Choosing the back roads of our lives
Have you ever driven from the east side of Montana to the west side? There are many routes that one can take. The most well-traveled road, as we all know, is I-90. This route will take us right through Montana on the least challenging and fastest path, barring snow (yes, I know … that’s a dirty word). It’s a pretty drive, but it still does not compare to the beauty one would see traveling by the plethora of back roads.
I have observed over the years that when the going gets tough, humans tend to drift over to the easiest and less-challenging path. This isn’t always a bad choice, in my opinion. Some things need to be easier. If I need to get to Missoula and am on a tight time schedule, then I need to take the interstate.
On the other hand, some things deserve the more challenging route, like relationships. More specifically, the relationships in church are an area that might require some bravery. Friendships in church are of utmost importance because the church is one community where we should be able to offer and receive support, comfort and connection. However, it can get messy and — dare I say — hurtful. And when it gets confusing and painful, admit it ... we often run.
Church is supposed to be a haven; a place where we can be the real us and not be worried about getting hurt. But what makes for these feelings of safety? If I head out on some back road in the middle of the Beartooths, I am going to travel prepared so that I have at least a sense of safety. This same preparation can help us in how we relate to others inside those potentially frightening walls of church.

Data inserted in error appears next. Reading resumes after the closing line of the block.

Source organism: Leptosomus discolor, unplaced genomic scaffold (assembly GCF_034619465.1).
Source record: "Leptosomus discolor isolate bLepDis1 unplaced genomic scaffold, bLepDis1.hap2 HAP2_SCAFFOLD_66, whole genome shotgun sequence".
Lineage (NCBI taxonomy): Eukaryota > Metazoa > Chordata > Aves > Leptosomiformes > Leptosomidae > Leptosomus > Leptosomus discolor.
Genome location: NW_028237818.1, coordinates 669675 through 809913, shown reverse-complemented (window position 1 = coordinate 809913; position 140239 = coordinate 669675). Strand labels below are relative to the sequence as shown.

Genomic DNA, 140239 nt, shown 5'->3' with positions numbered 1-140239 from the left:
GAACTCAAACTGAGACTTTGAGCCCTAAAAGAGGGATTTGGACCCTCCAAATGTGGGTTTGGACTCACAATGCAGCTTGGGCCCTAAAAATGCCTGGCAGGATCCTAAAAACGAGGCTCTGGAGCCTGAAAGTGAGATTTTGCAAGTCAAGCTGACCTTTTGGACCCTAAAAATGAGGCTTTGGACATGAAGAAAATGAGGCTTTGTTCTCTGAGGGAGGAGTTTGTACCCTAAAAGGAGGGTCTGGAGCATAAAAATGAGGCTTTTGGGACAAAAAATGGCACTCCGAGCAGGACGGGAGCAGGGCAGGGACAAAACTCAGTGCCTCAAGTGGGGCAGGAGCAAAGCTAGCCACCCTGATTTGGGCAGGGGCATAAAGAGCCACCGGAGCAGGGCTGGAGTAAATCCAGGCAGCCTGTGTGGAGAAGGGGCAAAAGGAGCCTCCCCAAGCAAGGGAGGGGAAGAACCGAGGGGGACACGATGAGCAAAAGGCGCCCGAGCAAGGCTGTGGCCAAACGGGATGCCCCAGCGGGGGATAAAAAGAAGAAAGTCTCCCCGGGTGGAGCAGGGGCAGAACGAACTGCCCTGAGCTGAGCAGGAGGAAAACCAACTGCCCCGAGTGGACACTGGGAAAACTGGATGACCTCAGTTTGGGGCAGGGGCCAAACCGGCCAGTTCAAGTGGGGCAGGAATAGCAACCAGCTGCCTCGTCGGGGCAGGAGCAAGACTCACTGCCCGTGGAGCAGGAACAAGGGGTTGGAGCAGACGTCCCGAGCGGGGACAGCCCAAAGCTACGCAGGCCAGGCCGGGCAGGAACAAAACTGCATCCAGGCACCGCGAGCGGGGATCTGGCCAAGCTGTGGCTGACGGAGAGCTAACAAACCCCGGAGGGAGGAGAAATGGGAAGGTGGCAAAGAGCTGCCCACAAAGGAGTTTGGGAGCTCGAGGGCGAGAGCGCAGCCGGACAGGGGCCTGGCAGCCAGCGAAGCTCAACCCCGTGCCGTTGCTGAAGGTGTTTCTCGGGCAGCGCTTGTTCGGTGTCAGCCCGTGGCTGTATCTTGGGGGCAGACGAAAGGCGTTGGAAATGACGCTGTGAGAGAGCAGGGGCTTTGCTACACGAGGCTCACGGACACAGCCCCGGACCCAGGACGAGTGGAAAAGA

Oftentimes one hurt leads to others. We have this expectation that we shouldn’t get hurt in the church because it is supposed to be that safe haven, and when it isn’t it can be devastating.
Entertain an idea with me for a moment. What if we expect to be hurt? What if we change our perspective on what safe means? What would happen if we decided that pain was part of the process of any deeper relationship? If this is something that intrigues you, be prepared for some mental gymnastics. Hopefully, though, leaders of your church are working to provide an atmosphere of rest, making it easier to work on a perspective change.
An honest inventory of our own weaknesses, strengths, gifts, ability to communicate, vulnerabilities and ability to trust are a few areas that may be part of a perspective change. It may mean spending extra time on your knees, asking God to show you how to make this perspective change. It also may mean extra knee time and Bible time healing from past hurts and learning how to forgive. I guarantee that it won’t be easy. But if we see it through, it will be worth it.
It takes time to build this form of vulnerability in our thinking, so don’t expect change quickly. Be patient and enjoy the breathtaking views along the way.
Taking on the adventure of getting to know ourselves and those around us more deeply, even to the point of being able to maneuver beyond our walls and those of other people may prove difficult. But it can also be amazing and extremely fulfilling. It may end up being one of the most beautiful journeys you ever take.